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Comment: Re:Service call? (Score 1) 238

A service call? Seriously? A syadmin (or operator if it's a big place) can't see the yellow light on a disk and replace the pack with in-house spares? Have we become so inept as an IT community that we can no longer do a walk-through of our machine room and service simple things like this? Maybe we do deserve to be outsourced.

And if one must have a service contract such that only the vendor can touch the hardware, (why would you do that? never mind) wouldn't you negotiate a provision that includes drive replacement (as drives are consumables that must eventually be replaced) without being charged for an "office visit"?

First off, are things so bad you still have to do physical inspection of the servers? Where we work, there are multiple monitoring systems and they don't expect anybody inside the data centers unless there is a change order for work of known parameters. Beyond that, it's not even the IT community in many cases but the business community that will all too easily not spend the money for the protection measures the IT department requests, decide to go with the said vendor, and not make the changes to the contract that the IT department requests (if they even get to see the contract before its signed).

Comment: Re:Power Costs (Score 1) 238

Now, what does it cost to swap it? Let's say the chance of failure is 20%, it takes ten minutes, and you pay the admin $30/hour (I just made up all these numbers). ($30/hour * 1/6 hour * 0.2 failures) = $1.

I don't know where you work at or what your processes are like that it only takes ten minutes to swap a drive. Where I work, it takes 10 minutes for the admin to tell that the drive has failed and determine what model it is for the replacement. Add in another 30 minutes to submit RFQs to three different vendors because his request for extra drives at implementation was denied. Once he gets a quote, it takes another 60 minutes of email and meetings with the guy that OKs budget requests before getting his boss involved and telling him that, yes, the department really does need these drives. Another 30 minutes over the next month checking on the backorder of the said drives till they finally ship. 90 minutes after seeing that the drives have arrived at the enterprise to go down to the loading dock, confirm that they have been delivered, get somebody to tell him who they have been delivered to, track down that wrong person and get them to find the drives which they have already misplaced, and hand them over. In that time is another 5 minutes to fill out the proper change control forms and submit them, another 15 minutes to explain change control request and answer questions at weekly meeting to boss and coworkers, 10 minutes over the next three weekly meetings to explain he is still waiting on the drives to complete that change control. 60 minutes to explain change control request to the server farm department of the IT department and argue till they give their permission. Another 30 minutes to schedule a visit time with the server farm guardians for time to access the lights out center (where the lights are never really out, but they like to call it that). 20 minutes waiting for the guy to show up to let you into the server farm to swap the drive and find the server. 10 minutes to do the physical work of swapping the drive. 20 minutes of checking on the drive swap to make sure that the drives have been swapped successfully and data is being replicated to it correctly. 15 more minutes in the weekly meeting to explain that the drive has been swapped and that the change control request is now closed. Which comes to more like six hours and five minutes to swap a drive.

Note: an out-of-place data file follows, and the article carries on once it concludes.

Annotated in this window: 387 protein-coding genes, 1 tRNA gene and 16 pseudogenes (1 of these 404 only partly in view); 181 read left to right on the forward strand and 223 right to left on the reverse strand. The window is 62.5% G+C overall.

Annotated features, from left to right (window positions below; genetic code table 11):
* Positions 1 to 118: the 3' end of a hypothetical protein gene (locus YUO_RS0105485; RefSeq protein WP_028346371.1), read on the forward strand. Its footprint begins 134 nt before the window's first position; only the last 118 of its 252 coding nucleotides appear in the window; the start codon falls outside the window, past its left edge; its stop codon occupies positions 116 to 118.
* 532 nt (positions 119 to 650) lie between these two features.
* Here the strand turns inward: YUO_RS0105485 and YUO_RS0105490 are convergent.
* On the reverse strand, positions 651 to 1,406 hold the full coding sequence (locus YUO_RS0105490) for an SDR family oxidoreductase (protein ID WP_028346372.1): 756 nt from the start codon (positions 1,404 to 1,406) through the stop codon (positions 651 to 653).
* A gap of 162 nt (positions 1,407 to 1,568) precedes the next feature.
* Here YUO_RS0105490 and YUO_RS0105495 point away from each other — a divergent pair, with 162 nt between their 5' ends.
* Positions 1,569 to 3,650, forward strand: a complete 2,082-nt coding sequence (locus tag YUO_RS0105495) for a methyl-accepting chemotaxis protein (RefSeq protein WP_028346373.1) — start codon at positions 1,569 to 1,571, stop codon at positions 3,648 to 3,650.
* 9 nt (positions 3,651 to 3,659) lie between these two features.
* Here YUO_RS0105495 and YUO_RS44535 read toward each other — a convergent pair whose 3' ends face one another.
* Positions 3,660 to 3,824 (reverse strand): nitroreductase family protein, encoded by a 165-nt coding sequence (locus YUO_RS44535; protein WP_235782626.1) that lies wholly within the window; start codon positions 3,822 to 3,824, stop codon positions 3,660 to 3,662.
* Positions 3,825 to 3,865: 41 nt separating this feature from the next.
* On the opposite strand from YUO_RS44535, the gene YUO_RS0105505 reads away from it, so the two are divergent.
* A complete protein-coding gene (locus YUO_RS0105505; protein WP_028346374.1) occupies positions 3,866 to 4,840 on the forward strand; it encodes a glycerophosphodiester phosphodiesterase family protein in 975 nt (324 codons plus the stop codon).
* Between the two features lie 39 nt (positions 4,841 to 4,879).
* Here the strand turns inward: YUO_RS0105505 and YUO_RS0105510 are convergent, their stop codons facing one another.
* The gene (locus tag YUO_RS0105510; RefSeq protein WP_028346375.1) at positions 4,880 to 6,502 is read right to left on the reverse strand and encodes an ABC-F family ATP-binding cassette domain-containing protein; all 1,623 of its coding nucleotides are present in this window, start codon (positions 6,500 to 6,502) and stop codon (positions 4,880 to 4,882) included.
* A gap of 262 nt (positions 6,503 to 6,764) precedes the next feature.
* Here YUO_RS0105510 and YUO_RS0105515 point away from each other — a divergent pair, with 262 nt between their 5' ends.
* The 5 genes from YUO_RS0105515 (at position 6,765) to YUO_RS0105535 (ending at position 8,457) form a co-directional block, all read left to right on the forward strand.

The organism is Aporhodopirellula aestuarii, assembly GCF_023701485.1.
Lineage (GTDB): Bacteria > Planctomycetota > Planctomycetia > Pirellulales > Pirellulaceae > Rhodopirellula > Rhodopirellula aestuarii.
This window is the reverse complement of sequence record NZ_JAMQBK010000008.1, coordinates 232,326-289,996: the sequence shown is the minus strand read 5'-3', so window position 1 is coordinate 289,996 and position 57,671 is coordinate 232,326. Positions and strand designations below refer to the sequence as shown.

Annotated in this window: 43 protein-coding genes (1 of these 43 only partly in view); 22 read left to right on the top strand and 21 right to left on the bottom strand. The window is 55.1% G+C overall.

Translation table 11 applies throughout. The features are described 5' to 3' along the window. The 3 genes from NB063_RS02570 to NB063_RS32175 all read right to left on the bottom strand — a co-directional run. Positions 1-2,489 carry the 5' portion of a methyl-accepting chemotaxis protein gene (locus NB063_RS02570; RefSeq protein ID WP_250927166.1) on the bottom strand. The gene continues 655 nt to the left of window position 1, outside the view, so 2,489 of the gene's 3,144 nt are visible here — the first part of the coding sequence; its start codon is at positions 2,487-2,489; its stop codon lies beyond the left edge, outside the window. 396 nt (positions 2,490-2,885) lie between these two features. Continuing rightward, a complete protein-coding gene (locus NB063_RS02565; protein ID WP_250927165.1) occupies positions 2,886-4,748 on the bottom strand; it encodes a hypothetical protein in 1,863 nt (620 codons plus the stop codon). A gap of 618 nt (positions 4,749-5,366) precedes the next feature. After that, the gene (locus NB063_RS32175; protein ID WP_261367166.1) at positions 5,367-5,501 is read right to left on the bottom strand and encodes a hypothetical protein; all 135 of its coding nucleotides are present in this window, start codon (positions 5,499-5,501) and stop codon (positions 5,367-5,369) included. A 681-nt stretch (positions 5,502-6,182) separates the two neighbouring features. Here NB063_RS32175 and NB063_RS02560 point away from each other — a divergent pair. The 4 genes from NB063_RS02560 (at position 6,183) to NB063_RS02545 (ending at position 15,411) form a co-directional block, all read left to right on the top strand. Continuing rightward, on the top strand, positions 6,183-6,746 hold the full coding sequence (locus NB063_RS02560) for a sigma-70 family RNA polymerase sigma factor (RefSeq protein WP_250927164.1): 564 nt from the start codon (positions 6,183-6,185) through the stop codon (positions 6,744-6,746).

Comment: The Real Question.... (Score 1) 192

by painandgreed (#48927289) Attached to: Computer Chess Created In 487 Bytes, Breaks 32-Year-Old Record